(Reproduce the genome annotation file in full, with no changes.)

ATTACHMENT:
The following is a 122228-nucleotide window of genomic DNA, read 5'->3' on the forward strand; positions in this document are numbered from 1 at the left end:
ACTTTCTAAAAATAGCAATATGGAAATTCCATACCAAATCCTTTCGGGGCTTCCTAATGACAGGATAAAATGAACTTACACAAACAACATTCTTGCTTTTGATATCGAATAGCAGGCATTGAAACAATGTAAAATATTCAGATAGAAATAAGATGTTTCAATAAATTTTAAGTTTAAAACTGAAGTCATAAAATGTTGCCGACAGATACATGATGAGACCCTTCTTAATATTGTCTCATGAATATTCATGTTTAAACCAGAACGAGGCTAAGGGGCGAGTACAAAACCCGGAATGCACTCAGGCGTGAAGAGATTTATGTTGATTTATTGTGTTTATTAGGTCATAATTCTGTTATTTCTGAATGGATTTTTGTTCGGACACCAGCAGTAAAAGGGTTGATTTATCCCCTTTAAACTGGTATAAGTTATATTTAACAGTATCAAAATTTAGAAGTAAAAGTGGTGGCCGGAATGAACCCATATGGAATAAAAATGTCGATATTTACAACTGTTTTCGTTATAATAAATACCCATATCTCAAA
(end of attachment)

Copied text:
The following is a 122228-nucleotide window of genomic DNA, read 5'->3' on the forward strand; positions in this document are numbered from 1 at the left end:
ACTTTCTAAAAATAGCAATATGGAAATTCCATACCAAATCCTTTCGGGGCTTCCTAATGACAGGATAAAATGAACTTACACAAACAACATTCTTGCTTTTGATATCGAATAGCAGGCATTGAAACAATGTAAAATATTCAGATAGAAATAAGATGTTTCAATAAATTTTAAGTTTAAAACTGAAGTCATAAAATGTTGCCGACAGATACATGATGAGACCCTTCTTAATATTGTCTCATGAATATTCATGTTTAAACCAGAACGAGGCTAAGGGGCGAGTACAAAACCCGGAATGCACTCAGGCGTGAAGAGATTTATGTTGATTTATTGTGTTTATTAGGTCATAATTCTGTTATTTCTGAATGGATTTTTGTTCGGACACCAGCAGTAAAAGGGTTGATTTATCCCCTTTAAACTGGTATAAGTTATATTTAACAGTATCAAAATTTAGAAGTAAAAGTGGTGGCCGGAATGAACCCATATGGAATAAAAATGTCGATATTTACAACTGTTTTCGTTATAATAAATACCCATATCTCAAA